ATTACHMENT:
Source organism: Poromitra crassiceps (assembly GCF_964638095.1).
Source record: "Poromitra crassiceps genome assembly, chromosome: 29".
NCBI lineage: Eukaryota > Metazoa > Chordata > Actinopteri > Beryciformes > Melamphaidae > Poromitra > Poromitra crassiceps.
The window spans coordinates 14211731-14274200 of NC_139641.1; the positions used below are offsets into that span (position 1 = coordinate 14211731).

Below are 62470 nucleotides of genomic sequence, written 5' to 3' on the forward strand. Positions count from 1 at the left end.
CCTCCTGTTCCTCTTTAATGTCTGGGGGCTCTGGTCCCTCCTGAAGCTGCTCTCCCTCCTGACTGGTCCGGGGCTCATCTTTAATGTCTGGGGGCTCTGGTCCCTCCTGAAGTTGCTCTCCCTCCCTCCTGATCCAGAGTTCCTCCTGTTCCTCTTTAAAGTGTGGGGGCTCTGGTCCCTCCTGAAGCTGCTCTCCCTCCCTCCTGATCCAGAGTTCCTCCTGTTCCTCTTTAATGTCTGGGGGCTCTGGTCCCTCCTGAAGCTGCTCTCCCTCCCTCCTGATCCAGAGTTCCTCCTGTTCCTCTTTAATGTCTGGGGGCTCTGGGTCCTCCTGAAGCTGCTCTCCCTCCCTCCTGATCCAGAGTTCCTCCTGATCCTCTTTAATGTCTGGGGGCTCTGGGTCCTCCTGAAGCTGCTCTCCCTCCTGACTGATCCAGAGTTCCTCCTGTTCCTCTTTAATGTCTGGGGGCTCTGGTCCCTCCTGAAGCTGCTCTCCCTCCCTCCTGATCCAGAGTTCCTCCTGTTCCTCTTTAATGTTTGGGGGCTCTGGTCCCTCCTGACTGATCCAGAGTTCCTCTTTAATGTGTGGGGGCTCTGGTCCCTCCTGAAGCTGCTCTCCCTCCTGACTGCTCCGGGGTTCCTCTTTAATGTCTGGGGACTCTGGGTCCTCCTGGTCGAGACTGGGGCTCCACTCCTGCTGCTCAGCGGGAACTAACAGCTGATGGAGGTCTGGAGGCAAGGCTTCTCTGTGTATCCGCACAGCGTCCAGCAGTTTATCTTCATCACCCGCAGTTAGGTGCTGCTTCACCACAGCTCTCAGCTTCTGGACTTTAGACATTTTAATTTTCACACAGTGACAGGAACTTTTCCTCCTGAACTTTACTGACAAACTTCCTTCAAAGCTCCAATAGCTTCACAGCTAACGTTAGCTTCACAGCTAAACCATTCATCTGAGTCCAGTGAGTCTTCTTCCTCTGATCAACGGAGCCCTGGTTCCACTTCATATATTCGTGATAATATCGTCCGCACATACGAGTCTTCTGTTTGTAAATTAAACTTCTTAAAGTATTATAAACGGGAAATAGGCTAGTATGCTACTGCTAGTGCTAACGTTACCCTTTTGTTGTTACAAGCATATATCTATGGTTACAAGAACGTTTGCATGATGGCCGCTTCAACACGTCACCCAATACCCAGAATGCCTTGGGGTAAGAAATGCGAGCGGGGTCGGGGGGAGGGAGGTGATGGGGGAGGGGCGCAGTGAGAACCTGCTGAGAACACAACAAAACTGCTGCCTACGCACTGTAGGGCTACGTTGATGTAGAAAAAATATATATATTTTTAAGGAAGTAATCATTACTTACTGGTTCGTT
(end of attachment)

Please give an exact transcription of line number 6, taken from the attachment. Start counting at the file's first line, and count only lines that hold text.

CCTCCTGTTCCTCTTTAATGTCTGGGGGCTCTGGTCCCTCCTGAAGCTGCTCTCCCTCCTGACTGGTCCGGGGCTCATCTTTAATGTCTGGGGGCTCTGGTCCCTCCTGAAGTTGCTCTCCCTCCCTCCTGATCCAGAGTTCCTCCTGTTCCTCTTTAAAGTGTGGGGGCTCTGGTCCCTCCTGAAGCTGCTCTCCCTCCCTCCTGATCCAGAGTTCCTCCTGTTCCTCTTTAATGTCTGGGGGCTCTGGTCCCTCCTGAAGCTGCTCTCCCTCCCTCCTGATCCAGAGTTCCTCCTGTTCCTCTTTAATGTCTGGGGGCTCTGGGTCCTCCTGAAGCTGCTCTCCCTCCCTCCTGATCCAGAGTTCCTCCTGATCCTCTTTAATGTCTGGGGGCTCTGGGTCCTCCTGAAGCTGCTCTCCCTCCTGACTGATCCAGAGTTCCTCCTGTTCCTCTTTAATGTCTGGGGGCTCTGGTCCCTCCTGAAGCTGCTCTCCCTCCCTCCTGATCCAGAGTTCCTCCTGTTCCTCTTTAATGTTTGGGGGCTCTGGTCCCTCCTGACTGATCCAGAGTTCCTCTTTAATGTGTGGGGGCTCTGGTCCCTCCTGAAGCTGCTCTCCCTCCTGACTGCTCCGGGGTTCCTCTTTAATGTCTGGGGACTCTGGGTCCTCCTGGTCGAGACTGGGGCTCCACTCCTGCTGCTCAGCGGGAACTAACAGCTGATGGAGGTCTGGAGGCAAGGCTTCTCTGTGTATCCGCACAGCGTCCAGCAGTTTATCTTCATCACCCGCAGTTAGGTGCTGCTTCACCACAGCTCTCAGCTTCTGGACTTTAGACATTTTAATTTTCACACAGTGACAGGAACTTTTCCTCCTGAACTTTACTGACAAACTTCCTTCAAAGCTCCAATAGCTTCACAGCTAACGTTAGCTTCACAGCTAAACCATTCATCTGAGTCCAGTGAGTCTTCTTCCTCTGATCAACGGAGCCCTGGTTCCACTTCATATATTCGTGATAATATCGTCCGCACATACGAGTCTTCTGTTTGTAAATTAAACTTCTTAAAGTATTATAAACGGGAAATAGGCTAGTATGCTACTGCTAGTGCTAACGTTACCCTTTTGTTGTTACAAGCATATATCTATGGTTACAAGAACGTTTGCATGATGGCCGCTTCAACACGTCACCCAATACCCAGAATGCCTTGGGGTAAGAAATGCGAGCGGGGTCGGGGGGAGGGAGGTGATGGGGGAGGGGCGCAGTGAGAACCTGCTGAGAACACAACAAAACTGCTGCCTACGCACTGTAGGGCTACGTTGATGTAGAAAAAATATATATATTTTTAAGGAAGTAATCATTACTTACTGGTTCGTT